Chevy Chase, Maryland
I am eating Oreos on the seventh floor of the Marriot Courtyard Chevy Chase. That is because I came rolling in here at 10:30 PM with a stomach that thinks it is 8:30 PM and wanted a nice salad or something. Unfortunately, room service closed at 10:00. I was feeling sufficiently peckish that I wandered back downstairs, desperate enough even for McDonald's, if necessary. Luckily, they have a little alcove with a microwave and Lean Cuisines. There were yogurts, Oreos, peanuts, etc...
I'm good now.
I am here in Maryland to do some contract work for the Center for Applied Linguistics. I have to admit that I don't have the best attitude about it. I would prefer to be at home; training the new teacher I just hired, snuggling up with Chuck at night and dealing with the Horse Ointment Situation (more on that topic below...) But here I am. I want to try to embrace my situation, so I decided not to get a cab and to use the Metro instead. I enjoy the sensation of descending into the subterranean world and coming up in an unfamiliar place. I like riding down a dark tunnel, stopping periodically for the door to open and streams of interesting people to file past me.
I emerged fro the Metro at Friendship Heights in Chevy Chase, oriented myself to the nighttime store windows, and pulled my wheelie case up Wisconsin Avenue to my hotel. It is now after midnight here and I want to get up at 6:00 so I can go for a run.
Before I sign off, the Horse Ointment Situation. Just when I think I have pretty much seen it all at my job...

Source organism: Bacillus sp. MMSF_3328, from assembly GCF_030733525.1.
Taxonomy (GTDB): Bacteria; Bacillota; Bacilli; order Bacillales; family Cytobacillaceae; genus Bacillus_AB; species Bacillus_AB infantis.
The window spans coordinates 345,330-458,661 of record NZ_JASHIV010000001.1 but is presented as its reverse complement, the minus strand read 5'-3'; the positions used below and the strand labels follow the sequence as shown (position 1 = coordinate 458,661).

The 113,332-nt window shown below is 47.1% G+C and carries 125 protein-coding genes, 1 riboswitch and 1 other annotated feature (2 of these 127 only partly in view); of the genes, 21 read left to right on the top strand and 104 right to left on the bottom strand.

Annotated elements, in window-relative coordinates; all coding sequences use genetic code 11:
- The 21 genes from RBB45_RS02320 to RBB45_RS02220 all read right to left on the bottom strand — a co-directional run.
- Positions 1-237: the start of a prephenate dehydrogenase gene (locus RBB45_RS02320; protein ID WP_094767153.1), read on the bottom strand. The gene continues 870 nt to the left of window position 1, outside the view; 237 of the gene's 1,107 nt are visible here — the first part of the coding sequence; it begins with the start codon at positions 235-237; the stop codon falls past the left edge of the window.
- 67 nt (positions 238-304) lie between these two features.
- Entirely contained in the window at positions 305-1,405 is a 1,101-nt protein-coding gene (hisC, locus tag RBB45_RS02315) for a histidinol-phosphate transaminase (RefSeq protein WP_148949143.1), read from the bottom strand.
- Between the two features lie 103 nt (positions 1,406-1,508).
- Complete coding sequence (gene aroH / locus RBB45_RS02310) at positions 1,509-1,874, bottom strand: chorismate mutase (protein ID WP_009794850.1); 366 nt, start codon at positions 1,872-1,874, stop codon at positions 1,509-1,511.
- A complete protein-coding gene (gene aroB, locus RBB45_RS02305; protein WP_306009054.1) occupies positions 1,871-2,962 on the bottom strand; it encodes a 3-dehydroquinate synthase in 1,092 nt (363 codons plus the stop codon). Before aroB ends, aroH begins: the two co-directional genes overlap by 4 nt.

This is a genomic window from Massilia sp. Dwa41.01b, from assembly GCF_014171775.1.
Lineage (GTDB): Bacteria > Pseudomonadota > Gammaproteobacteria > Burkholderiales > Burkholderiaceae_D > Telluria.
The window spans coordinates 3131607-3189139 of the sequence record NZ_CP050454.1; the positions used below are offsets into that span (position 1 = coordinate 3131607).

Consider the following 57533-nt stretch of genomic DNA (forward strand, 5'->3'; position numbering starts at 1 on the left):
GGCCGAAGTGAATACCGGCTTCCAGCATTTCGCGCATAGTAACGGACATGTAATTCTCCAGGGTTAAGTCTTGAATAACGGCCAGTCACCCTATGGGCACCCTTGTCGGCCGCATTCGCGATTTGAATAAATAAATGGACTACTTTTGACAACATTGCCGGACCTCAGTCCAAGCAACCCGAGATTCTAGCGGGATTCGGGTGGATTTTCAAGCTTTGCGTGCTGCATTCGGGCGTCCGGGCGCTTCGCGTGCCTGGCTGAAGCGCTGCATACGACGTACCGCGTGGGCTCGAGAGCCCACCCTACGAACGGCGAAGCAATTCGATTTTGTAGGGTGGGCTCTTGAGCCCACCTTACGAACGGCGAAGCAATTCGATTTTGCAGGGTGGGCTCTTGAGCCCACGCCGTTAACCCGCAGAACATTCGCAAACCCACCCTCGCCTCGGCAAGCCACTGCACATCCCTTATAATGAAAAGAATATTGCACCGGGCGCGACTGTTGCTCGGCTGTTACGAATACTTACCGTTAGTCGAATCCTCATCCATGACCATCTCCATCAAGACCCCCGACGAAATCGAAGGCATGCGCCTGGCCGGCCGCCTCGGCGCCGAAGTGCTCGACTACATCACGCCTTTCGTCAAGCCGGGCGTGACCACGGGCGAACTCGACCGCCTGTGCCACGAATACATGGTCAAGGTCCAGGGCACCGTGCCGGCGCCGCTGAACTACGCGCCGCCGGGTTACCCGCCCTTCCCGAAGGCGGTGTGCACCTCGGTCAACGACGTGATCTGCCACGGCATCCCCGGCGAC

First of all, if you have ever hung out much with Mexicans you know that they come from a culture with far fewer food and drug regulations; and that they will go for a home remedy over a doctor visit almost every time. So, last week (unbeknownst to me) one of my students, Ricardo, brought a bottle of lotion to school. If I am understanding him correctly, this is a topical cream kind of like Ben-Gay, only for farm animals. So Ricardo uses this stuff to ease the pain in his muscles after a hard day lifting sheet metal; and he brought it to school to offer to another student in this group, who also gets aches and pains from work. The student he wanted to give it to was not there, but another student in his group was, and she saw the lotion bottle sitting out on the table. "Oh, good," she thought, "Lotion." She rubbed it all into her hands, and when Ricardo saw her he was alarmed. He warned her that the stuff was not recommended for human use; and that no matter what, she must not try to wash it off. "Do not apply water," he said. But she did, and the resulting cramping has debilitated her for a week, now. Her arms are killing her; she can't pick anything up; she can't grip.
So, she came to tell me about this, and I had to hold a summit conference between her and Ricardo. I told Ricardo that I need to know what is in that lotion. I need the bottle, the package, the instructions: anything I can get. I wanted him to bring every it by the school this morning before I left for Maryland, so I could call Poison Control while sitting in an airport somewhere, and get advice for the affected student. He couldn't get it to me before I had to leave town, so I asked him to bring it to school, have the receptionist scan all the pertinent information for me and e-mail it to me. Hopefully it is waiting in my inbox so I can deal with this when I am not falling asleep. Luckily, I think her hands are getting better... She says she can move more now than she could before. This is my first ever poisoning at Guadalupe.
Fading fast! Time for bed.